Turning old milk jugs into 3D printer filament

Mar 05, 2014 by Marcia Goodrich
Turning old milk jugs into 3D printer filament
Joshua Pearce holds a DremelFuge chuck made from shredded plastic milk jugs.

Making your own stuff with a 3D printer is vastly cheaper than what you'd pay for manufactured goods, even factoring in the cost of buying the plastic filament.

Yet, you can drive the cost down even more by making your own filament from old milk jugs. And, while you are patting yourself on the back for saving 99 cents on the dollar, there's a bonus: you can feel warm and fuzzy about preserving the environment.

A study led by Joshua Pearce of Michigan Technological University has shown that making your own plastic 3D printer filament from milk jugs uses less energy—often a lot less—than recycling milk jugs conventionally.

Pearce's team did a life-cycle analysis on a run-of-the-mill milk jug made from HDPE plastic. After cleaning it and cutting it in pieces, they ran it through an office shredder and a RecycleBot, which turns waste plastic into 3D printer filament.

Compared to an ideal urban recycling program, which collects and processes plastic locally, turning milk jugs into filament at home uses about 3 percent less energy. "Where it really shows substantial savings is in smaller towns like Houghton, where you have to transport the plastic to be collected, then again to be recycled, and a third time to be made into products," said Pearce, an associate professor of materials science and engineering/electrical and computer engineering. Then the energy savings skyrocket to 70-80 percent. And, recycling your own uses 90 percent less energy than making virgin plastic from petroleum.

Pearce also compared the cost of making your own filament with buying it.

"Filament is retailing for between $36 and $50 a kilogram, and you can produce your own filament for 10 cents a kilogram if you use recycled plastic," he said. "There's a clear incentive, even if you factor in the cost of buying the RecycleBot."

Commercial variants like the Filastruder cost under $300.

HDPE isn't ideal. "It shrinks slightly as it cools, so you have to take that into account," said Pearce. "But if you are making something like a statue or a pencil holder, it doesn't matter."

This new recycling technology has caught the eye of the Ethical Filament Foundation, which aims to improve the lives of waste pickers, who scour other people's trash for items to sell or recycle. "In the developing world, it's hard to get , and if these recyclers could make it and sell it for, say, $15 a kilogram, they'd make enough money to pull themselves out of poverty while doing the world a lot of good," he said.

Explore further: 3-D printing: Making your own saves energy, scientist says

More information: The study, "Life-Cycle Analysis of Distributed Recycling of Post-consumer High Density Polyethylene for 3-D Printing Filament," is available here: www.academia.edu/6188555/Life_… -D_printing_filament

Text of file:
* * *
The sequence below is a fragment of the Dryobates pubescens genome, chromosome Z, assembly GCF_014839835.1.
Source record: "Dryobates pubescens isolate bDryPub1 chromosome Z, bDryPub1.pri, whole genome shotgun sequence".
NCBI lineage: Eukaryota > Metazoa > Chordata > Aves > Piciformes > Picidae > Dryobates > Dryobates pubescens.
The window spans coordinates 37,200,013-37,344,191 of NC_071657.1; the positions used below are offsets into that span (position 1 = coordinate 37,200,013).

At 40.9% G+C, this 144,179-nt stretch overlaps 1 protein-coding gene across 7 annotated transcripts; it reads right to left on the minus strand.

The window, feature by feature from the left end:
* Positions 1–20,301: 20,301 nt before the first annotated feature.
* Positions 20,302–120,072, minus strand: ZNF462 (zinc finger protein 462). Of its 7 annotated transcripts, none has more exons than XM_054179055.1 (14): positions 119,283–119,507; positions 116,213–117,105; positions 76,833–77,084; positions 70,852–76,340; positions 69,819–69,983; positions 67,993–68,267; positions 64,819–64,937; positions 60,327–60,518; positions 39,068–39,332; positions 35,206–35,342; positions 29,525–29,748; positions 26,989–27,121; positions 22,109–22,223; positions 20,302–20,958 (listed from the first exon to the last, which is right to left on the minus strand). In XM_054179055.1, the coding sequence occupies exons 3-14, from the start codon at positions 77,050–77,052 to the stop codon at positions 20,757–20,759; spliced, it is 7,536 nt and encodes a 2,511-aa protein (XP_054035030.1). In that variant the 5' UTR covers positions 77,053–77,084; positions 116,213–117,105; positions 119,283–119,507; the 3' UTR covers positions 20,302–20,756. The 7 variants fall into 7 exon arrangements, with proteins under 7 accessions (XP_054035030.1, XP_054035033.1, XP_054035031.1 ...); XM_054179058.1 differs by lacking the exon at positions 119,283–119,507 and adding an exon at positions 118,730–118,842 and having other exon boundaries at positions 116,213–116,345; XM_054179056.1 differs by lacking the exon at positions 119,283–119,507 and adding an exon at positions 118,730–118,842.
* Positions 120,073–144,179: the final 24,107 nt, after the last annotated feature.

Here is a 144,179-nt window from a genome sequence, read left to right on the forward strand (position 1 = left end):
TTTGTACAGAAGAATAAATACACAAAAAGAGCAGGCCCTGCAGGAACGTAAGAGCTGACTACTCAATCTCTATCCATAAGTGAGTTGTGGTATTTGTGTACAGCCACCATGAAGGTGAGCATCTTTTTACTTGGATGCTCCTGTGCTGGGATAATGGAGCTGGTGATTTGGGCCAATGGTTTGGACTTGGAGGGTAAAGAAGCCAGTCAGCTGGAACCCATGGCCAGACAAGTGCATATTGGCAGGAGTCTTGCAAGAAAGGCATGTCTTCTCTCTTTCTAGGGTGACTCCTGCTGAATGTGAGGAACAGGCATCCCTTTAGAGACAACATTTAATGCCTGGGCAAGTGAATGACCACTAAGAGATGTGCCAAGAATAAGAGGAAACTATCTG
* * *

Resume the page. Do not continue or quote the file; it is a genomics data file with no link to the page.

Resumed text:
add to favorites email to friend print save as pdf

Related Stories

Recycling farm plastics gains momentum

May 31, 2013

(Phys.org) —On today's farms, plastic is as ubiquitous as dirt. From plastic film that wraps silage to leftover pesticide containers to the thin trays that hold seedlings, plastic plays an important role. ...

MakerBot printers come to more Microsoft stores

Aug 09, 2013

(Phys.org) —3D printing has been around for years, well known and used by engineers and designers at big organizations. The real 3D printer revolution today is being seen among independent designers and ...

Recommended for you

Comfortable climate indoors with porous glass

2 hours ago

Proper humidity and temperature play a key role in indoor climate. In the future, establishing a comfortable indoor environment may rely on porous glass incorporated into plaster, as this regulates moisture ...

Crash-testing rivets

2 hours ago

Rivets have to reliably hold the chassis of an automobile together – even if there is a crash. Previously, it was difficult to predict with great precision how much load they could tolerate. A more advanced ...

Customized surface inspection

2 hours ago

The quality control of component surfaces is a complex undertaking. Researchers have engineered a high-precision modular inspection system that can be adapted on a customer-specific basis and integrated into ...

Sensors that improve rail transport safety

2 hours ago

A new kind of human-machine communication is to make it possible to detect damage to rail vehicles before it's too late and service trains only when they need it – all thanks to a cloud-supported, wireless ...

Tiny UAVs and hummingbirds are put to test

19 hours ago

Hummingbirds in nature exhibit expert engineering skills, the only birds capable of sustained hovering. A team from the US, British Columbia, and the Netherlands have completed tests to learn more about the ...

User comments : 0